miles, and the Mobile and Ohio Railroad had been used from Columbus to Union City, twenty-six miles. The operations in Western Tennessee and Kentucky and in North Mississippi were distinct and separate from those at nashville; and although under the control of the general superintendent at the latter point, they required and received very little attention as compared with the lines leading to the front.
The Nashville and Chattanooga Railroad, 151 miles, was the great main line over which passed all the supplies for the Armies of the Cumberland, the ohio, and the Tennessee through the campaigns which terminated with the occupation of Atlanta. Over this single line of railroad the provisions, clothing, and camp equipage of the men, forage for animals, arms, ammunition, and ordnance stores, re-enforcements, and all the varied miscellaneous supplies required for a great army engaged in an active campaign, were sent to the front, and by it were the sick, wounded, disabled, and discharged soldiers, refugees, and freedmen, captured prisoners and materials deemed advisable to send to the rear.
Portions of the road had been in use for military purposes since April, 1862, but I have not in my possession any data of the operations of this or any miliary line of the Southwest prior to February, 1864.
About 115 miles of track were relaid with new iron, cross-ties, and ballast from February, 1864, to the close of the war. Sidings were put in at intervals to be not more than eight miles apart, each capable of holding from five to eight long freight trains, and telegraph stations were established at most of them. In all, nineteen miles of new sidings were added to this road and forty- five new water-tanks erected.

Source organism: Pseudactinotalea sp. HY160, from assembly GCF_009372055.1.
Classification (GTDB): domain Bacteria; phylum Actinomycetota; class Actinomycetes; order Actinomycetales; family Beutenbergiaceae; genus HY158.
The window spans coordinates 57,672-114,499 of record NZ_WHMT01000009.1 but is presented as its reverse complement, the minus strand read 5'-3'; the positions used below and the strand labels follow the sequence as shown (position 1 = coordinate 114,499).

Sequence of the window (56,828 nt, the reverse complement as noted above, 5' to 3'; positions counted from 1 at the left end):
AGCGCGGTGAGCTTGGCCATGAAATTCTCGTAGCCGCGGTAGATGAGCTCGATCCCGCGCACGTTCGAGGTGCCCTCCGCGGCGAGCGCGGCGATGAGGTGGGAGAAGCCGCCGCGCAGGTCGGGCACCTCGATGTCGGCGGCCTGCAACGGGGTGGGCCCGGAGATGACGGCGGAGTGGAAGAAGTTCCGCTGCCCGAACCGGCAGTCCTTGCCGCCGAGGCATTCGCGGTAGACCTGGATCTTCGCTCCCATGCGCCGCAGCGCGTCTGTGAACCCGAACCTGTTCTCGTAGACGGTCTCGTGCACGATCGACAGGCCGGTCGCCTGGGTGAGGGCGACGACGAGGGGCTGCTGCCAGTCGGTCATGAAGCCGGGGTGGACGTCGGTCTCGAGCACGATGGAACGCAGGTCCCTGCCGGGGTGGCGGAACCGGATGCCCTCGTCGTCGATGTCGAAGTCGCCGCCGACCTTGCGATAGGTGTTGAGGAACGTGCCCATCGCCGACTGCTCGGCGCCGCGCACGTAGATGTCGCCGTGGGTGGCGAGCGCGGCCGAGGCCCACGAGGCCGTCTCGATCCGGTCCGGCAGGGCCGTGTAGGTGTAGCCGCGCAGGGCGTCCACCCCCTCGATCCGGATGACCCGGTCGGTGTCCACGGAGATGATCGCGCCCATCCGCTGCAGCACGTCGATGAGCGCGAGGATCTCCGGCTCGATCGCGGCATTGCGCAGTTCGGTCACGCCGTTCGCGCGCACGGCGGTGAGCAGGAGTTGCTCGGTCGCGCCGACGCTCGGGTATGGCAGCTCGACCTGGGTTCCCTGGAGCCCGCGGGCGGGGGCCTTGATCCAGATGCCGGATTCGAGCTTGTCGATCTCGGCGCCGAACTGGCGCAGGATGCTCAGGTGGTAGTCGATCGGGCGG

During the spring and summer of 1864 a few occasional guerrilla raids were made upon it, but they caused little damage to property or detention to transportation. About September 1, 1864, the rebel General Wheeler destroyed seven miles of the road between Nashville and Murfreesborough. In December General Hood destroyed seven miles and three-quarters of track and 530 feet of bridges between the same stations. In both cases the road was promptly repaired and trains were running in a few days.
The road was turned over to the company September 15, 1865.
The next railroad in importance for military purposes was the Western and Atlantic, from Chattanooga to Atlanta, 136 miles. It was opened to Ringgold, Ga., twenty-one miles from Chattanooga, in March, 1864. Early in may the work of reconstruction was commenced south from Ringgold, and kept pace with the movements of Sherman's army. The line was opened through to Atlanta in August, 1864, immediately after the evacuation of the town by the rebel army. In the reconstruction of this road 22 1/2 miles of track and 4,081 linear feet of bridges were rebuilt.
The most important single structure was Chattanooga bridge, 780 feet long and 92 feet high, which was completed by the Construction Corps in four and one-half days. While occupied as a military road this was more infested by guerrillas than any other during the war. Every device possible to apply was used to throw trains from the track; and though occasionally successful, the preparations to guard against such attempts were so complete that few of them caused loss of life or more than a few hours" detention.